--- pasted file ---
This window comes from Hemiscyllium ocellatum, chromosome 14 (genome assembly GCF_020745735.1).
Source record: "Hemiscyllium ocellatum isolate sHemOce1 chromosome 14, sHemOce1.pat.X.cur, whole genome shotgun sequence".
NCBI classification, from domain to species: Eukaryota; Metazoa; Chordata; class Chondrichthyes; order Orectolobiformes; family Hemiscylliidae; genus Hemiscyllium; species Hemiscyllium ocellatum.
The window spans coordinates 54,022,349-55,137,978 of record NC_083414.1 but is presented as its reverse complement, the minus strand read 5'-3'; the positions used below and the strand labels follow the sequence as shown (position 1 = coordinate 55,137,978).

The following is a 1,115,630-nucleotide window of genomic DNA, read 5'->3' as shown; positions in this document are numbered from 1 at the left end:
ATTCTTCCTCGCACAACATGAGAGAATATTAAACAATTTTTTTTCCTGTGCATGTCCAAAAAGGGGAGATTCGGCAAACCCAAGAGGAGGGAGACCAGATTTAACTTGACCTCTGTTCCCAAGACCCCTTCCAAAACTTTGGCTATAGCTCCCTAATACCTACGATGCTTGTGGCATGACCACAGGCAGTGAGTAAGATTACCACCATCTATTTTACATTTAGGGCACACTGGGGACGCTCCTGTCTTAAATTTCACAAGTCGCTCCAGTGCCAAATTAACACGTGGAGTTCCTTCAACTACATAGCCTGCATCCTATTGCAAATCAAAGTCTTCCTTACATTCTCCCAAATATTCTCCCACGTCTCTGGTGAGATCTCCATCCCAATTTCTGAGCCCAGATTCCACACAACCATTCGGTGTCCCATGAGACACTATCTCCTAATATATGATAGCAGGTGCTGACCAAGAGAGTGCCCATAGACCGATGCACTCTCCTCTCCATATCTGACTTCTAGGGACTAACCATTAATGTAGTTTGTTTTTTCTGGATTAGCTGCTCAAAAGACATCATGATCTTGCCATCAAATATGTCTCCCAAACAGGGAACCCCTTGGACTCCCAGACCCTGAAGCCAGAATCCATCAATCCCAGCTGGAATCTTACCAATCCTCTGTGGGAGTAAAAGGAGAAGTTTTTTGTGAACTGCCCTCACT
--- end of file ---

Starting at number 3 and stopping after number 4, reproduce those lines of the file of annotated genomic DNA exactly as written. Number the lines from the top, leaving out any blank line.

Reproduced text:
NCBI classification, from domain to species: Eukaryota; Metazoa; Chordata; class Chondrichthyes; order Orectolobiformes; family Hemiscylliidae; genus Hemiscyllium; species Hemiscyllium ocellatum.
The window spans coordinates 54,022,349-55,137,978 of record NC_083414.1 but is presented as its reverse complement, the minus strand read 5'-3'; the positions used below and the strand labels follow the sequence as shown (position 1 = coordinate 55,137,978).